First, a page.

I learned about anticipatory sets in education school a few years back.
Whet the appetite, get them engaged, open their minds--a shame we even need to do that, but under the circumstances (compulsory education gets them in your class, not your charm and wit), necessary.
At some point I want my kids to know how to read labels on products.
I open class by asking if anyone's heard of ball players urinating on their hands.
One or two students will get real quiet, maybe even blush. Apparently some high school baseball players still do. If it's good enough for Jorge Posada and Moises Alou....
I never, ever directly question anyone about the practice, but I've had kids volunteer in class that it's done.
Once they settle down, I ask the class what's in urine. With a little guidance, they quickly get to urea.
I then ask everyone to pull out any skin products they have, an amazing thing to watch. A single child may have a half dozen tubes of age-defying elixirs.
"OK, everybody, start looking for the word 'urea' in your products."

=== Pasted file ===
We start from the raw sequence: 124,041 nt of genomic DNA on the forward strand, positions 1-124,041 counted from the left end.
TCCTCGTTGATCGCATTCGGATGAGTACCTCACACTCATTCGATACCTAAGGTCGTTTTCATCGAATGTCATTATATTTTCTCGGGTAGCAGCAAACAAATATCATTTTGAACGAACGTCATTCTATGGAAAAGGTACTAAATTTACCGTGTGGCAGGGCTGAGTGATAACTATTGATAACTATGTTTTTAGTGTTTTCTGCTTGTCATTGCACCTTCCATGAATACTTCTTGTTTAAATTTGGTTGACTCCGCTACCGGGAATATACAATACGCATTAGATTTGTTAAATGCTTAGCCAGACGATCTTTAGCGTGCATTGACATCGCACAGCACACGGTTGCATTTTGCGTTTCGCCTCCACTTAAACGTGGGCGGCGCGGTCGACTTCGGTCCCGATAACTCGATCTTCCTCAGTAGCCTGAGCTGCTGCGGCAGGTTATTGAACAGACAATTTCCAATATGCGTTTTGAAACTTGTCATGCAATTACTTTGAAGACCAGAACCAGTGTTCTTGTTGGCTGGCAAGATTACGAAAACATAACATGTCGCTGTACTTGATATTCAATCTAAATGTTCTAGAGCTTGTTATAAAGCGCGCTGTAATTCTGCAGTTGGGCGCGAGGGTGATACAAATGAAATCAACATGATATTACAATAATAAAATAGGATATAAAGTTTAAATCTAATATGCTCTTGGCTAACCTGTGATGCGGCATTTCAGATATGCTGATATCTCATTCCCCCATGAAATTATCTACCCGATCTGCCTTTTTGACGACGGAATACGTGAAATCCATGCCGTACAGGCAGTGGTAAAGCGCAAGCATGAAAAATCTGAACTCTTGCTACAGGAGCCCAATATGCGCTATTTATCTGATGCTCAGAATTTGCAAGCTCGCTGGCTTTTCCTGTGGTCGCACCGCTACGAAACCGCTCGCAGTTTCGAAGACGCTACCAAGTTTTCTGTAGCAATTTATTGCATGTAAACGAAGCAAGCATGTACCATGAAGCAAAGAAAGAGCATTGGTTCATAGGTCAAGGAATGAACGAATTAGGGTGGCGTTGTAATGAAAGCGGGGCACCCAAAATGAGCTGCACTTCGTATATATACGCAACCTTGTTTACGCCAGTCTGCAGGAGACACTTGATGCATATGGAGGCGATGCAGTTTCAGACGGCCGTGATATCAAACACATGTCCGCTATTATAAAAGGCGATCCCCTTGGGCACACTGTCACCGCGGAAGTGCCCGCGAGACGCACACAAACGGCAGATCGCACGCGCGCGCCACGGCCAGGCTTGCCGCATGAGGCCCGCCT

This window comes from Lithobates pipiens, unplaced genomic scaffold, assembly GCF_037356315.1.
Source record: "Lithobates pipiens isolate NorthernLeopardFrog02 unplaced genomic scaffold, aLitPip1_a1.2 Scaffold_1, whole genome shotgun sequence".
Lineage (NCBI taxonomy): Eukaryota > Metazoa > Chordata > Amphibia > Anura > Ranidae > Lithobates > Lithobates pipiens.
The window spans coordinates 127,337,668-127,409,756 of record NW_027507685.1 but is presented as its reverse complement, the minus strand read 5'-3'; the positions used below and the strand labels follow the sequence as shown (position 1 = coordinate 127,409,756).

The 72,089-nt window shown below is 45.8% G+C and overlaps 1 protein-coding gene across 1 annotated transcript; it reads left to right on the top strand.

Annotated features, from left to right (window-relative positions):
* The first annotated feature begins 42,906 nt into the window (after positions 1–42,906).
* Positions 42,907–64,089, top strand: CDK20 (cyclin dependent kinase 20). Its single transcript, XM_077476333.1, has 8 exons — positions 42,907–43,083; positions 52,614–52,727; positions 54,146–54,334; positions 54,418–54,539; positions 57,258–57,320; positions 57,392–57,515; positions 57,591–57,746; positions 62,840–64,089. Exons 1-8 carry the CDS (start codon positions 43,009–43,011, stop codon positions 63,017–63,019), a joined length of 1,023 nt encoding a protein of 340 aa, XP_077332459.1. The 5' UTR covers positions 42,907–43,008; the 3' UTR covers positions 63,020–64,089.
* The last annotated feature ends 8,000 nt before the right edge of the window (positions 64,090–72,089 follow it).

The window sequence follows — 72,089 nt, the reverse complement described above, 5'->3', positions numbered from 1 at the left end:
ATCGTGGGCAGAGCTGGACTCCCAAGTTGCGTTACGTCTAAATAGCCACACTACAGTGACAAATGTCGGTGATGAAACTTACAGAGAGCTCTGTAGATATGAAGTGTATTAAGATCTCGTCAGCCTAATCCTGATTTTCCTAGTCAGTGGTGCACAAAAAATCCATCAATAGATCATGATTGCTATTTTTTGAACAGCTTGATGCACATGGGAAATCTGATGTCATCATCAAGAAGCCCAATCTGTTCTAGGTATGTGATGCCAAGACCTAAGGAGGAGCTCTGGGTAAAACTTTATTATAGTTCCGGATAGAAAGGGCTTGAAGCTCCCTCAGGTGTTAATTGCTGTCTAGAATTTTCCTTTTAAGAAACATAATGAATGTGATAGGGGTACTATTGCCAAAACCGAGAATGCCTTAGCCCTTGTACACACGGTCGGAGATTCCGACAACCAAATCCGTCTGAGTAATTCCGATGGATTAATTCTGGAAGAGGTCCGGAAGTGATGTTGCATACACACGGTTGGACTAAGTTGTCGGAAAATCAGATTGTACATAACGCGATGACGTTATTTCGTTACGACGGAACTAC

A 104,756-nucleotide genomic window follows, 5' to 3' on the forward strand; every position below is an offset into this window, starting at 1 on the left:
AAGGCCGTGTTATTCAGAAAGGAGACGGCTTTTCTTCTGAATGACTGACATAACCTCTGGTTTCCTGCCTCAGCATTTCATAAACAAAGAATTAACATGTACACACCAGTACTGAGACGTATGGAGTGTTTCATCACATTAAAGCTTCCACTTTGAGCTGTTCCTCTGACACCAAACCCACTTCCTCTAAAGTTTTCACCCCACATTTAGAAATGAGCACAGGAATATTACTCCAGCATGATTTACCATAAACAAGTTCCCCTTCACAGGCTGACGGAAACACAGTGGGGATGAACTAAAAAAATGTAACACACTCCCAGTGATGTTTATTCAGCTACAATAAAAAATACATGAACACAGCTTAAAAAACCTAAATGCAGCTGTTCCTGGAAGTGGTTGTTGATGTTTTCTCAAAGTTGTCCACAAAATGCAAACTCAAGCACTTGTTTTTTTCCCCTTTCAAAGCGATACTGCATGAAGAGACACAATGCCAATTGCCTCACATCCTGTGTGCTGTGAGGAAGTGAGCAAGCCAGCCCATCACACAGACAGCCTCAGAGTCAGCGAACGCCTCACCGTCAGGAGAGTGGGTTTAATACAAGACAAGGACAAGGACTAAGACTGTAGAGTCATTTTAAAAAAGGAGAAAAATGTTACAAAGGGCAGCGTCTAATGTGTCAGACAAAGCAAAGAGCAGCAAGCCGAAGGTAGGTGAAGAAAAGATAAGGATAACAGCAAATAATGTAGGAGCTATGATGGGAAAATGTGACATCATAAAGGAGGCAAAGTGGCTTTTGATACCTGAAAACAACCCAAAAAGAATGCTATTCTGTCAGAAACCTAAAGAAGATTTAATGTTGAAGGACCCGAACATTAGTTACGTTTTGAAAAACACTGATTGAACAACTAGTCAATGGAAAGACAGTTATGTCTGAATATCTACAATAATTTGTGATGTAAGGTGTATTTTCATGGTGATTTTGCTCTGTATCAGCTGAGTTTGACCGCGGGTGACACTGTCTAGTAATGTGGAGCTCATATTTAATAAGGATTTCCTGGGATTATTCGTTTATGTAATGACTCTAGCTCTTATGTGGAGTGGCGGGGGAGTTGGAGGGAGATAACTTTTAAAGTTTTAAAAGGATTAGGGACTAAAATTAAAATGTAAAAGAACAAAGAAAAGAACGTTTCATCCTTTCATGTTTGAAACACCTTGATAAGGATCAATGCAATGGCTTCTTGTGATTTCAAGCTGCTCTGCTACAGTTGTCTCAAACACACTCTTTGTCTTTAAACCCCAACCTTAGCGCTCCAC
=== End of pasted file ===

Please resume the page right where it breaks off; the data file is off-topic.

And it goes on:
Oh, [insert bad word], I've been slathering piss on my face!
Not sure the kids hear anything else before the lesson's done, but I do (eventually) explain that most commercial urea is manufactured in factories, not people.
Still, if a child has eczema, a quick wipe with a wet cloth diaper can help.
Urine contains the emollient substance urea, and int he past builders and particularly bricklayers would wash their hands in urine to prevent the occupational dermatitis associated with handling bricks and mortar. Similarly, mothers at one time would wipe their babies with their urine-soaked nappies as it was believed that this was good for the complexion.from Blurtit site--I didn't say it was scientific
Of course, few students even know diapers were ever cloth, so I push it.
"It wouldn't surprise me if my Irish grandmother used it my mom's face."
Yuk, that's gross!
The bell rings, I dismiss the class (not simultaneous events). As the kids stroll out, I hear the occasional thump of very expensive urea being tossed in the garbage.
Some kids looks at labels now, and, in a small way, a few get a tiny bit more connected to the universe.
(I once put an article about the the discovery of phosphorus on a bulletin board--about two months after I did, someone actually read it..Hey, this is about piss!)